Hands that See

Posted by: Duane Hiatt in Commentaries Add comments

HANDS THAT SEE

In that classic movie in 1939, The Wizard of Oz. The plot revolves around things the characters want. The scarecrow wants a brain. The lion wants courage. The tin man wants a heart. Dorothy wants to fly over the rainbow.

I suppose the movie is unforgettable because most of us at some times want something more than we have. When I get that want mood, try to remember true stories like this one.

A number of years ago back in Missouri a night patrolling policeman stopped to check out a suspicious looking scene.  A car was parked on the dark street and a man was working underneath it.  The cop naturally suspected somebody was pilfering parts.  He called the man out from under the car and got one of the bigger surprises of his career I think.  The midnight mechanic was a multi-talented young medical student.  He was fixing his car because like most students he was on a tight budget and didn’t want to pay a garage.  Also he was very handy with his hands, had been since the days he grew up on the farm in southern Utah.  Mechanical work was a refreshing break for him from the mental grind of medical studies.

But why in the dark?  The young medical student explained to the policeman, “Because I’m not handicapped like you and most other people. You have to have light to see things.” I can see with my hands.

The policeman saw the light, so to speak. Got in his car and went to his patrolling shaking his head in amusement.

The medical student/mechanic went back to his fixing his car in the dark. He had learned to see with his hands and fingers since he lost his sight in a childhood accident.

The policeman is one of a long line of people who were amazed at what this man could see and do with his hands.

He was a high school wrestler, played a little guitar and musical saw for recreation, raised a fine family and contributed to his church and community.  His BYU graduating class of 1936 honored him as its most successful student.  He was featured in a verse of a song by Janice Kapp Perry titled “The Test.”  He has blessed the lives of thousands through his long career.

But this remarkable man saw with more than his hands.  He saw with his mind, and heart. With these he gained his insights into life and how to live it to the fullest despite, or perhaps because of challenges.  We are privileged to have known this good man could see without sight, Dr. Iliff Jeffery.

HANDS THAT SEE

In that classic movie in 1939, The Wizard of Oz. The plot revolves around things the characters want. The scarecrow wants a brain. The lion wants courage. The tin man wants a heart. Dorothy wants to fly over the rainbow.

I suppose the movie is unforgettable because most of us at some times want something more than we have. When I get that want mood, try to remember true stories like this one.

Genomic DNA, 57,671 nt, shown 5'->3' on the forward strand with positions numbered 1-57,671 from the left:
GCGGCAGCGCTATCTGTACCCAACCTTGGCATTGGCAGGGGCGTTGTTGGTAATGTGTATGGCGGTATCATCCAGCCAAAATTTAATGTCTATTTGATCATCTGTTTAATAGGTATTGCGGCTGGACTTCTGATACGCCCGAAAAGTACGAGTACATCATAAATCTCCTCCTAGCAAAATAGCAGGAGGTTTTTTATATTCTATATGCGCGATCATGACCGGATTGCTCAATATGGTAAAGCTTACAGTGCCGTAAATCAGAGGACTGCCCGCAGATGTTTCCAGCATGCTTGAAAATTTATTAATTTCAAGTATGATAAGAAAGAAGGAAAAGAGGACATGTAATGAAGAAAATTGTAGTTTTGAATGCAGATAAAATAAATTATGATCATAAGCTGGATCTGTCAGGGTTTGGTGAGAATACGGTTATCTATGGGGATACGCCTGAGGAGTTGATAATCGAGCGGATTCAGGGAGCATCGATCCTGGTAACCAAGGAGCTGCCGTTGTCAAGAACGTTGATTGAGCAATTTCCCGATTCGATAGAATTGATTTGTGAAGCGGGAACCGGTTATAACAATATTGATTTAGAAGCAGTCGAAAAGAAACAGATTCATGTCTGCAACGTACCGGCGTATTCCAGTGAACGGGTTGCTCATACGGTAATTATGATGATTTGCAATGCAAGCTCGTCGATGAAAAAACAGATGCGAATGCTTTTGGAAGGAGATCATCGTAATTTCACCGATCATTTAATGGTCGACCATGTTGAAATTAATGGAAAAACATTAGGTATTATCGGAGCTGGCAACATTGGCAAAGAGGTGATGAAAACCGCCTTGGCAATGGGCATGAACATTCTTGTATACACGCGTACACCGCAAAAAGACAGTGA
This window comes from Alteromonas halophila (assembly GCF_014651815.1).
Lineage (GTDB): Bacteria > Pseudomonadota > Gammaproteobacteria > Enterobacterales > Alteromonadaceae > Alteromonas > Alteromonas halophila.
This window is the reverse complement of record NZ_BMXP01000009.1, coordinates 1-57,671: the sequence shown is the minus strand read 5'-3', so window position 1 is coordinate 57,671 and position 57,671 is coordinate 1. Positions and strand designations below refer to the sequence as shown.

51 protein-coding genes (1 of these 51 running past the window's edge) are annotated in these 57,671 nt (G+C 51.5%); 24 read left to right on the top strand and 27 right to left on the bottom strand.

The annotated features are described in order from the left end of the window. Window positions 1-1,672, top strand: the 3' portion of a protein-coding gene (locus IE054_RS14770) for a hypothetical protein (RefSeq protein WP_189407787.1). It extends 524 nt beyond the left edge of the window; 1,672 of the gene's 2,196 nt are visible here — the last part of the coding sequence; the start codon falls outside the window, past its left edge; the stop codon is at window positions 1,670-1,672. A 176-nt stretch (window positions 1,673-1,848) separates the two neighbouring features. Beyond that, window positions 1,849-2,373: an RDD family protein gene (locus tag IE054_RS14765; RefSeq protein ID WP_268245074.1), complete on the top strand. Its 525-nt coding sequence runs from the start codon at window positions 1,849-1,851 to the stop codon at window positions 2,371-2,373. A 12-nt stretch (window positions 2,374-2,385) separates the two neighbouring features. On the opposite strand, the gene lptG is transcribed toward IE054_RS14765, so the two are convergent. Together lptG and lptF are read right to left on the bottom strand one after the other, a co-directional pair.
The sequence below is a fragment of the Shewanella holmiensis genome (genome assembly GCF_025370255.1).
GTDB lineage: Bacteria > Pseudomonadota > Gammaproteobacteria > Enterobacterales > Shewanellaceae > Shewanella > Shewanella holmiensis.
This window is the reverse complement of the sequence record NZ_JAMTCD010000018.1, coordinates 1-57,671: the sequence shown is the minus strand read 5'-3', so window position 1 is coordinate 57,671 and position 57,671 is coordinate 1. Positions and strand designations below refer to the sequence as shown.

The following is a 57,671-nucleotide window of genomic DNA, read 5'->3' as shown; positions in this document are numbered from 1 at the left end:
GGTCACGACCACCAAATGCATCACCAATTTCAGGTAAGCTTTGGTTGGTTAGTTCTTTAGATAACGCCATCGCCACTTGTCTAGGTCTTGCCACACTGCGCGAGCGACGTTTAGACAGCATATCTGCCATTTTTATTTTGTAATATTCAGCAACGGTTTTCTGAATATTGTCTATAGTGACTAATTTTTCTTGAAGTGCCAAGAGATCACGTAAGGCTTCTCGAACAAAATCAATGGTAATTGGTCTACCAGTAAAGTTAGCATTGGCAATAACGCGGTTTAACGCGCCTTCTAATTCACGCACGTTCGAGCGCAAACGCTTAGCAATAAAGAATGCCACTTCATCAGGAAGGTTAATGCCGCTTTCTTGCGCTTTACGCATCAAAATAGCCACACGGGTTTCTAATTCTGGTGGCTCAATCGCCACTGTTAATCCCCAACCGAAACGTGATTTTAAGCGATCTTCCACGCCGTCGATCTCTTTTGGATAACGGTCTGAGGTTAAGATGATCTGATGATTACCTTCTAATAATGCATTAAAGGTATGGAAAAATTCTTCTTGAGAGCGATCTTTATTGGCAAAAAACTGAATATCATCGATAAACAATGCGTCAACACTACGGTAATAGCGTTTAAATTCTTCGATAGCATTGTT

A number of years ago back in Missouri a night patrolling policeman stopped to check out a suspicious looking scene.  A car was parked on the dark street and a man was working underneath it.  The cop naturally suspected somebody was pilfering parts.  He called the man out from under the car and got one of the bigger surprises of his career I think.  The midnight mechanic was a multi-talented young medical student.  He was fixing his car because like most students he was on a tight budget and didn’t want to pay a garage.  Also he was very handy with his hands, had been since the days he grew up on the farm in southern Utah.  Mechanical work was a refreshing break for him from the mental grind of medical studies.

But why in the dark?  The young medical student explained to the policeman, “Because I’m not handicapped like you and most other people. You have to have light to see things.” I can see with my hands.

The policeman saw the light, so to speak. Got in his car and went to his patrolling shaking his head in amusement.

The medical student/mechanic went back to his fixing his car in the dark. He had learned to see with his hands and fingers since he lost his sight in a childhood accident.

The policeman is one of a long line of people who were amazed at what this man could see and do with his hands.

He was a high school wrestler, played a little guitar and musical saw for recreation, raised a fine family and contributed to his church and community.  His BYU graduating class of 1936 honored him as its most successful student.  He was featured in a verse of a song by Janice Kapp Perry titled “The Test.”  He has blessed the lives of thousands through his long career.

But this remarkable man saw with more than his hands.  He saw with his mind, and heart. With these he gained his insights into life and how to live it to the fullest despite, or perhaps because of challenges.  We are privileged to have known this good man could see without sight, Dr. Iliff Jeffery.

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